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Exit polls: Kaczynski wins Polish runoff
Updated: 2005-10-24 09:14

Warsaw's conservative Mayor Lech Kaczynski won Poland's presidential runoff vote Sunday, sealing the rise of a party headed by his twin brother that pledges to uphold Roman Catholic values and strong welfare state protections.

Kaczynski, who appealed to older and poorer voters with promises to protect social safety protections that have eroded somewhat in the 16 years since the collapse of communism, defeated pro-market legislator Donald Tusk.

Kaczynski, a former child actor, claimed victory and signaled that he was ready to reach out to Tusk's party after the hard-fought election.

With 91 percent of the votes counted, Kaczynski led Tusk 55.5 percent to 44.5 percent, according to election officials.

"Polish society, despite all its divisions, must become one as soon as possible," Kaczynski said, looking calm and contented. "This is a task for me as president."

Tusk conceded defeat, telling glum supporters: "Today I must tell myself I did not make it."

The outcome showed a strong come-from-behind victory for Kaczynski, who trailed Tusk 33 percent to 36 percent in the first round of voting Oct. 9.

Also crucial for voters in Poland — the homeland of the late Pope John Paul II — were Kaczynski's promises to preserve Roman Catholic values, such as a current ban on abortion and gay marriage.

Lech Kaczynski from the Law and Justice party greets his supporters as exit poll results are announced, declaring him the winner in the Polish presidential run-off vote in Warsaw, Poland, Sunday Oct.23, 2005. (AP
Lech Kaczynski from the Law and Justice party greets his supporters as exit poll results are announced, declaring him the winner in the Polish presidential run-off vote in Warsaw, Poland, Sunday Oct.23, 2005. [AP]
With Poland a new European Union member, many Poles fear that their society's contact with the secular West threatens their traditional conservative values.

Voters also apparently heeded Kaczynski's warnings that free-market policies must not cut social welfare for the less fortunate — a message that reverberated in last month's elections in Germany as well, where free-market appeals by conservative leader Angela Merkel found little favor with voters. She failed to get a majority and will become chancellor only in a coalition with the left-wing Social Democrats.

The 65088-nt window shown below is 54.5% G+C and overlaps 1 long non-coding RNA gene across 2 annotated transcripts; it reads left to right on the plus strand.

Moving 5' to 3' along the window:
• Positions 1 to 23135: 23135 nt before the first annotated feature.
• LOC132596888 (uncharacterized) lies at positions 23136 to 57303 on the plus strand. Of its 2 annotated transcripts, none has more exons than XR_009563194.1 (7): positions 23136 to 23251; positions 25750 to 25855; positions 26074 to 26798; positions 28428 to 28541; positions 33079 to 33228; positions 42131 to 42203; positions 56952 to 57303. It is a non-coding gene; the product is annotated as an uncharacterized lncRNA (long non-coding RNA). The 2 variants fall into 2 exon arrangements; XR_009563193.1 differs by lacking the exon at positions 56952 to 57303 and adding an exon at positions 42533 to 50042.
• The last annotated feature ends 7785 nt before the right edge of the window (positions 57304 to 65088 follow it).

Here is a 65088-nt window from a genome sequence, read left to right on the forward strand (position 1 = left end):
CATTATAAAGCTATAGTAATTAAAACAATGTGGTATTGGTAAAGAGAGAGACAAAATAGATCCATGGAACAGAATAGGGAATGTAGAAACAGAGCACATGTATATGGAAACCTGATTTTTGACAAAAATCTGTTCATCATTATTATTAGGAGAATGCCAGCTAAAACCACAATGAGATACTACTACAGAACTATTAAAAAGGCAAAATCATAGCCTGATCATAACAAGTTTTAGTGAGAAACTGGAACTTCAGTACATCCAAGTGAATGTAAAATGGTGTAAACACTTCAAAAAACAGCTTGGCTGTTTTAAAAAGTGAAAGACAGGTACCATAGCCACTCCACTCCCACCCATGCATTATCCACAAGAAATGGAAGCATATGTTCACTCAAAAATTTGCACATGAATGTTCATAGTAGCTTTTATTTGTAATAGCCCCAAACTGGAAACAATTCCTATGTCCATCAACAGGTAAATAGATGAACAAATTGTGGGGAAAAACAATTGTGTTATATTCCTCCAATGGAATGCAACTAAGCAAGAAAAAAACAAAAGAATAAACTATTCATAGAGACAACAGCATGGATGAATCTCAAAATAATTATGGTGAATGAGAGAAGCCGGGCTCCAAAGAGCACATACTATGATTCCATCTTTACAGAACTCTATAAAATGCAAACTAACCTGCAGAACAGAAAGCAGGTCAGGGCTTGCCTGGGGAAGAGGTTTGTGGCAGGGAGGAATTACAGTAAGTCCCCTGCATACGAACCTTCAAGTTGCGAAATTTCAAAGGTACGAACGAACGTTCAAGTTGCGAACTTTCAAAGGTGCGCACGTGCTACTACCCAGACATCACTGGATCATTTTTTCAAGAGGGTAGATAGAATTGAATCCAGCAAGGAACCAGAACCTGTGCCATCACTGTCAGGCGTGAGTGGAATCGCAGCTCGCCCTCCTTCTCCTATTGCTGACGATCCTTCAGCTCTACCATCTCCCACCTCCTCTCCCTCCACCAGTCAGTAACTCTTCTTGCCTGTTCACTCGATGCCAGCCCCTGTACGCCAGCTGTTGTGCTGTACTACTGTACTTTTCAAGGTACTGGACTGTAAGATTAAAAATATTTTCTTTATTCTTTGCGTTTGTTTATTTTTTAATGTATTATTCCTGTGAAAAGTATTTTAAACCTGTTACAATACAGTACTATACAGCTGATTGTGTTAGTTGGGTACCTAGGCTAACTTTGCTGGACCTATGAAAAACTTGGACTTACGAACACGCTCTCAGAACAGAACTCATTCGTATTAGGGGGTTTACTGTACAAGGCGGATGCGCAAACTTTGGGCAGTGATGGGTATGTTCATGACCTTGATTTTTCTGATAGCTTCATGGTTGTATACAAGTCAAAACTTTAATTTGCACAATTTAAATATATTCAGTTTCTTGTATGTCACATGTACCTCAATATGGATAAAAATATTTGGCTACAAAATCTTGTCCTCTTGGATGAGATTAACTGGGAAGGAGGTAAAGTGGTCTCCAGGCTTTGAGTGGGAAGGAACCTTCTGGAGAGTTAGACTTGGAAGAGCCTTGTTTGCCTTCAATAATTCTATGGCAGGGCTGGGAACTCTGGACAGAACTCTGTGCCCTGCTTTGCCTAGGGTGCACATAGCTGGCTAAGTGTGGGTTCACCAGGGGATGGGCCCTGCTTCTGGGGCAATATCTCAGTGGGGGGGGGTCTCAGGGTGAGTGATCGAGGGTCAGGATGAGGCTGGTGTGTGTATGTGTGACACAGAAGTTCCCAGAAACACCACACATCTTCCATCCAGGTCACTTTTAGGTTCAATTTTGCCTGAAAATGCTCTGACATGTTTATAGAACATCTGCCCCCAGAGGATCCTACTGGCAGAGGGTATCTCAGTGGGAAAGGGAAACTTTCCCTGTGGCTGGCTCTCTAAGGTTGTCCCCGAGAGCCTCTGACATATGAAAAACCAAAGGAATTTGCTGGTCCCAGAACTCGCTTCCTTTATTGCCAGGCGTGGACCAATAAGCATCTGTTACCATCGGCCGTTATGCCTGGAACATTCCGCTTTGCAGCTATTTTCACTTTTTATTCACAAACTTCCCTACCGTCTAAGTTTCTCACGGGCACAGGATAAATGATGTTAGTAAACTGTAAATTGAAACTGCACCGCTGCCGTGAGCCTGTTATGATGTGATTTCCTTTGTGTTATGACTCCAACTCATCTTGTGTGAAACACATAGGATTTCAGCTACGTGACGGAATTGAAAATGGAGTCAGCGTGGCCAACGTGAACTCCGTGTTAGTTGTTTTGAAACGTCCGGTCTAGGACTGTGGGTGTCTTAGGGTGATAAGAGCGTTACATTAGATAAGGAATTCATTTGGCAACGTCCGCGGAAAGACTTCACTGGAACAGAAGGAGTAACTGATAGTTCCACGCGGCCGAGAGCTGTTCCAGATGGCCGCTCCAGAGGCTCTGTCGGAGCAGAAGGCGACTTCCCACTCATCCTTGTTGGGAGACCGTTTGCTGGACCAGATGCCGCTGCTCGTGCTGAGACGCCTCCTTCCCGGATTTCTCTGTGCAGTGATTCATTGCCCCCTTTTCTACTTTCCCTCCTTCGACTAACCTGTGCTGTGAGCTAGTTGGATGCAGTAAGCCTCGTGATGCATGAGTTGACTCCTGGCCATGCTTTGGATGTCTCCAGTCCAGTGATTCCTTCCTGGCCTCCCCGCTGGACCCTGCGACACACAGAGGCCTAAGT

Kaczynski would become half of an extraordinary power team at the head of Polish politics — his twin, Jaroslaw, heads their Law and Justice party, which won parliamentary election Sept. 25.

The brothers, both former activists in the Solidarity trade union movement, won fame as child stars in a hit film, "Two Who Stole The Moon." But their resemblance became a political handicap, pushing Jaroslaw to abandon his claim to become prime minister in favor of little known party official Kazimierz Marcinkiewicz.

Even with Jaroslaw working behind the scenes, the two will set much of Poland's political agenda; they have promised to fight political corruption, purge former communists from positions of influence and preserve social welfare benefits for the less fortunate.

Poland's prime minister holds most executive power, but the president can propose and veto laws, commands the armed forces and represents the country abroad.

The new president will play a critical role in deciding whether to stick with the outgoing government's plan to pull Polish troops out of Iraq by early next year.

Both candidates' parties have suggested Polish forces could stay longer if Washington promised more financial aid. Poland's deployment of about 1,500 soldiers is deeply unpopular in the country.

Kaczynski's promises to stand up to Germany — even though the two countries enjoy good relations — appeared aimed at old voters who remember the war. His promises to keep pensions and social benefits apparently helped him win voters over 60 by a 61-39 percent margin, exit polls for TVN24 showed.

"He thinks about poor people, about retired people and children, and we are retired, that's why we voted for him," said Danuta Niemkowska, a 71-year-old retired teacher, after she and her husband voted at a school in Warsaw's riverside district.

Kaczynski said he would formally leave Law and Justice. Although there is no requirement that he do so, the president is regarded as above day-to-day politics, and outgoing President Aleksander Kwasniewski quit his party after being elected.

Kwasniewski, a former communist popular for his easy style, has served his maximum of two terms and could not run again.

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